Go to the Globe and Mail homepage

Jump to main navigationJump to main content

Taddes Korris, a double bass masters student in New York City, was scheduled to audition with the Winnipeg symphony. But the Edmonton native had to cancel the trip because of legislation passed by the Obama administration a few weeks ago declaring the right to confiscate anything that has ivory on it. Including bows. The ivory is a part of the frog of the bow, the part that adjusts the tension, and also forms part of its tip. for The Globe and Mail (NEVILLE ELDER/Neville Elder)
Taddes Korris, a double bass masters student in New York City, was scheduled to audition with the Winnipeg symphony. But the Edmonton native had to cancel the trip because of legislation passed by the Obama administration a few weeks ago declaring the right to confiscate anything that has ivory on it. Including bows. The ivory is a part of the frog of the bow, the part that adjusts the tension, and also forms part of its tip. for The Globe and Mail (NEVILLE ELDER/Neville Elder)

The elephant in the room: Musician not pleased with U.S. ivory ban Add to ...

A young Edmonton musician’s dream has been put on hold, a victim of toughened U.S. controls on the trafficking of ivory. Taddes Korris, a Canadian double-bass player studying orchestral performance in Manhattan, cancelled his Monday audition with the Winnipeg Symphony Orchestra out of fear that his expensive ivory-tipped bow would be confiscated at the border upon his return to the United States.

More Related to this Story

For Mr. Korris, the choice to forgo the audition was an agonizing decision. “The last two months of my life have been spent preparing for it,” he said from New York, where he is a masters student at the Manhattan School of Music. “It feels awful, but I just couldn’t take the risk of having my bow seized. I spent a lot of my savings on it, and to a musician the bow and your instrument is like a child to you.”

Mr. Korris’s predicament arose because of the Obama administration’s recently announced strategy for combatting wildlife trafficking. In February, it was announced the U.S. Fish and Wildlife Service would implement a ban on commercial trade of the ivory from the tusks of African and Asian elephants. There are exemptions available for musicians, but Mr. Korris, 25, was wary. “I have the advice of numerous bow makers,” he said. “They told me that if there’s any speculation you have ivory, this is not the time to travel.”

Antique bows were often made with a small piece of ivory that clamps the bow hairs onto the wood. Mr. Korris’s, which dates back to the 1950s, was made by Vincenzo De Luccia, an Italian-born luthier who worked in Philadelphia from 1901 until his death in 1966. Given its vintage, the bow would be exempt from the ban, as the ban does not apply to instruments containing elephant ivory imported before 1976. Proving that qualification is problematic, however, as the dating of instruments is an inexact science.

Mr. Korris is among many not tickled with the ivory ban. U.S. antique dealers, for example, are in a bit of a checkmate if they attempt to move their ivory chess pieces without the proper documentation. Guns with ivory inlays are also a target, as are guitars featuring ivory pegs and bridges. Country star Vince Gill, for example, has expressed concerns over touring with his antique guitars and mandolins.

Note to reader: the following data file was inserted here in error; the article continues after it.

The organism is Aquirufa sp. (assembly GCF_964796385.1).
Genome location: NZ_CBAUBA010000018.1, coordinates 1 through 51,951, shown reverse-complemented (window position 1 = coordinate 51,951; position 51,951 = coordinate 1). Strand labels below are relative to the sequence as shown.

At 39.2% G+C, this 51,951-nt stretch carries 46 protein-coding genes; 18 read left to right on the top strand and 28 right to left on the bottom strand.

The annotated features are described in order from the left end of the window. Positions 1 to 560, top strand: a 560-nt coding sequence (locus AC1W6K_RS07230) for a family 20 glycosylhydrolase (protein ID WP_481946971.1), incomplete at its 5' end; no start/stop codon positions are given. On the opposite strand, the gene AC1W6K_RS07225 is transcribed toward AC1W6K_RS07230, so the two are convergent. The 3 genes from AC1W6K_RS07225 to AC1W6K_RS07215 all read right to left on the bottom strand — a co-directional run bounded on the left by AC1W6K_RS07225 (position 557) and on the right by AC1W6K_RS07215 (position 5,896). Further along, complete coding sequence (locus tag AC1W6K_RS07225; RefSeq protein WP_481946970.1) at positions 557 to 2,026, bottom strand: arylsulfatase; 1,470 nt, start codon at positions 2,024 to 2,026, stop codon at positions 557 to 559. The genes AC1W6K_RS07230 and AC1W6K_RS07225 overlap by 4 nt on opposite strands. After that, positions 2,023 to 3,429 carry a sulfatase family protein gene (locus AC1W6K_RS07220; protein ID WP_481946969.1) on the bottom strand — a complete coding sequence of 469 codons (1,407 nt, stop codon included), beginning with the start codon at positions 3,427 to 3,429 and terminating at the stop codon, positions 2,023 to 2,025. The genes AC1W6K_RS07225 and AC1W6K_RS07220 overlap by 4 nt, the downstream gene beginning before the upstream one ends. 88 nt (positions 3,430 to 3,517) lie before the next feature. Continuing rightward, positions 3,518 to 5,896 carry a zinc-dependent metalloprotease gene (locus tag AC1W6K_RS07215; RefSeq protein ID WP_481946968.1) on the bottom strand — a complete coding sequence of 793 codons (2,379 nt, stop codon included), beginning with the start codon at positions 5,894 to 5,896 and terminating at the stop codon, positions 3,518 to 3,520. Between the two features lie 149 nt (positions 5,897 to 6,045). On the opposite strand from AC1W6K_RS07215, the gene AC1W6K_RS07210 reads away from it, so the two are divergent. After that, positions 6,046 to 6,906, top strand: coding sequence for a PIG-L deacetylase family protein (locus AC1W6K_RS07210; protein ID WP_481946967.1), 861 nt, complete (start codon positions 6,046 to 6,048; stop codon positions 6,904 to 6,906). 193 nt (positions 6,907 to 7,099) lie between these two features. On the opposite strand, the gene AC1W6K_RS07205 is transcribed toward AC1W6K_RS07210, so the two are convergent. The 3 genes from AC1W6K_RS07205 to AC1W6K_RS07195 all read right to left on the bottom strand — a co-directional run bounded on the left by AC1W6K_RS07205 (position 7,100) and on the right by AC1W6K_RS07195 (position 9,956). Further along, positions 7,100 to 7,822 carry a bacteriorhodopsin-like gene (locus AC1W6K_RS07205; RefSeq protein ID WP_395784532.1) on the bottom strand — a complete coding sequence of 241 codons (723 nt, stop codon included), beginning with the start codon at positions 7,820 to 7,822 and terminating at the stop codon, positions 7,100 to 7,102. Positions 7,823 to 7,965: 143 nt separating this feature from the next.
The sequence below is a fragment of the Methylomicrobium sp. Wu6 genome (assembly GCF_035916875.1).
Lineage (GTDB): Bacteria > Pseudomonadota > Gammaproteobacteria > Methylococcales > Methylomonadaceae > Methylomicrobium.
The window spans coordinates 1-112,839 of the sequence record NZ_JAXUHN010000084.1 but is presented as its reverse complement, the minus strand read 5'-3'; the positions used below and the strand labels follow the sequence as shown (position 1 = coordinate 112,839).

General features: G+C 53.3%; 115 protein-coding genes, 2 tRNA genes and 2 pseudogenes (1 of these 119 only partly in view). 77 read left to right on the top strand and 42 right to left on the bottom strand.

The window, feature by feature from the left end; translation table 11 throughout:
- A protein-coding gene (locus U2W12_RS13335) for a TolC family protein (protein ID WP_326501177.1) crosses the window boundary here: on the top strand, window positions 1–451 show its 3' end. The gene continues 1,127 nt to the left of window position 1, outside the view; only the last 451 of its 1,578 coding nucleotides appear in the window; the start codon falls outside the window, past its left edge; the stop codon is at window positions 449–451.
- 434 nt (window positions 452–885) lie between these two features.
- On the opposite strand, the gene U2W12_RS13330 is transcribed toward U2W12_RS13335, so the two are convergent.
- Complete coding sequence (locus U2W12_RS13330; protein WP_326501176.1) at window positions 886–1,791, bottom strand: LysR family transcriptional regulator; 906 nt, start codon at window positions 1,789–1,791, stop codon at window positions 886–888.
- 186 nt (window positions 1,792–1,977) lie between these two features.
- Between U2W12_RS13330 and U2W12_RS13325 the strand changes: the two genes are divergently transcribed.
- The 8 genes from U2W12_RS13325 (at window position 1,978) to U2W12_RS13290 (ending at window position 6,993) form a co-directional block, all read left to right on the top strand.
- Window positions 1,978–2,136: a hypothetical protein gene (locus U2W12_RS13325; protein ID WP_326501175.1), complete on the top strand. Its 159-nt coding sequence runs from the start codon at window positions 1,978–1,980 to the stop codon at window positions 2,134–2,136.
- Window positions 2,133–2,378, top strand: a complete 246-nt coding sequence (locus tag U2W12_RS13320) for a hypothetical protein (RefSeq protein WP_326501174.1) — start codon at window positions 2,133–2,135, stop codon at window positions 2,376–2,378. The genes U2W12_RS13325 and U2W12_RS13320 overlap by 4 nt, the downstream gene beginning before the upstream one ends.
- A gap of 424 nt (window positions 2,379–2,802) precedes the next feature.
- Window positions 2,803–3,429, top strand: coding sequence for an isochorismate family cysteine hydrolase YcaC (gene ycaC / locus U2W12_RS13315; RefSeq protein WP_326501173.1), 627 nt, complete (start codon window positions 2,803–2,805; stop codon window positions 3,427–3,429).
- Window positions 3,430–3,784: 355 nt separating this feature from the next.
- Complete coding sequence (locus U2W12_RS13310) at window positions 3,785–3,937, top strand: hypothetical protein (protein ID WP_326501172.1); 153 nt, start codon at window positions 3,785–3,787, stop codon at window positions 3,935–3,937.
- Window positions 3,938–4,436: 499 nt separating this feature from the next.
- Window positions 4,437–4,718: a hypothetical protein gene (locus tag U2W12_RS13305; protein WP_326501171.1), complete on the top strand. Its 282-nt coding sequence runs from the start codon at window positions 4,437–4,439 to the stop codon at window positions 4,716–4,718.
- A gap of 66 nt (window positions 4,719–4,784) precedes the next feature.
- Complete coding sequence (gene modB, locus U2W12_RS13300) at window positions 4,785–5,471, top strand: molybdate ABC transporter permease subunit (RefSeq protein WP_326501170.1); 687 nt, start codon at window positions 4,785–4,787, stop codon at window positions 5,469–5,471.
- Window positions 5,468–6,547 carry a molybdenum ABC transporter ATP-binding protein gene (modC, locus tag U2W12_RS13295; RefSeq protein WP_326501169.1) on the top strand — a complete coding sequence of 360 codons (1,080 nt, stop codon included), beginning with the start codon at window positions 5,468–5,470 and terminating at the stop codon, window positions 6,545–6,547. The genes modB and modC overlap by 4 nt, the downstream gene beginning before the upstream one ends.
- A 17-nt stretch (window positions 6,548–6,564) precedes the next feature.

The Winnipeg Symphony Orchestra, the ensemble for whom Mr. Korris was to audition, is itself in a state of worry over the regulations. On May 8, the orchestra is set to perform at Carnegie Hall as part of the annual Spring for Music festival. According to Jean-Francois Phaneuf, the WSO’s director of artistic operations, the ban is causing a “huge headache” due to the increased paperwork involved. Because some of the orchestra’s instruments contain ivory, it is uncertain whether or not they would be confiscated upon entry into the U.S. “The timing of the new regulation is horrible,” Mr. Phaneuf said.

For the appearance, the WSO is to give three Canadian pieces (including R. Murray Schafer’s Symphony No. 1) their U.S. premiere. Moreover, according to Mr. Phaneuf, some 600 Manitobans are set to fly into New York to attend the concert. “For many of our musicians,” he said, “the Carnegie concert is the most important performance of their life.”

According to Craig Hoover, chief of the Wildlife Trade and Conservation branch at the Fish and Wildlife Service, regulations that govern the movement of instruments have been in place for decades. “There is a lack of awareness about this within the musical instrument industry,” he said. “We’ve been trying to accommodate their concerns, but people need to be aware of the conditions.”

As for Mr. Korris, the elephant in the room is the question of why he wouldn’t simply bring a bow with a synthetic tip for the audition, or borrow an ivory-fortified one upon arrival in Winnipeg. In that way, when he returned to the U.S. he wouldn’t be carrying any possible contraband.

But according to Mr. Korris, who has performed as substitute member of the Edmonton Symphony Orchestra, it is not as simple as using another bow. “Each one responds differently,“ he said. “With an audition you’re playing under such scrutiny, and if you have a different element to worry about, it can completely undo you.”

Follow on Twitter: @BWheelerglobe

In the know

Most popular video »

Highlights

More from The Globe and Mail

Most Popular Stories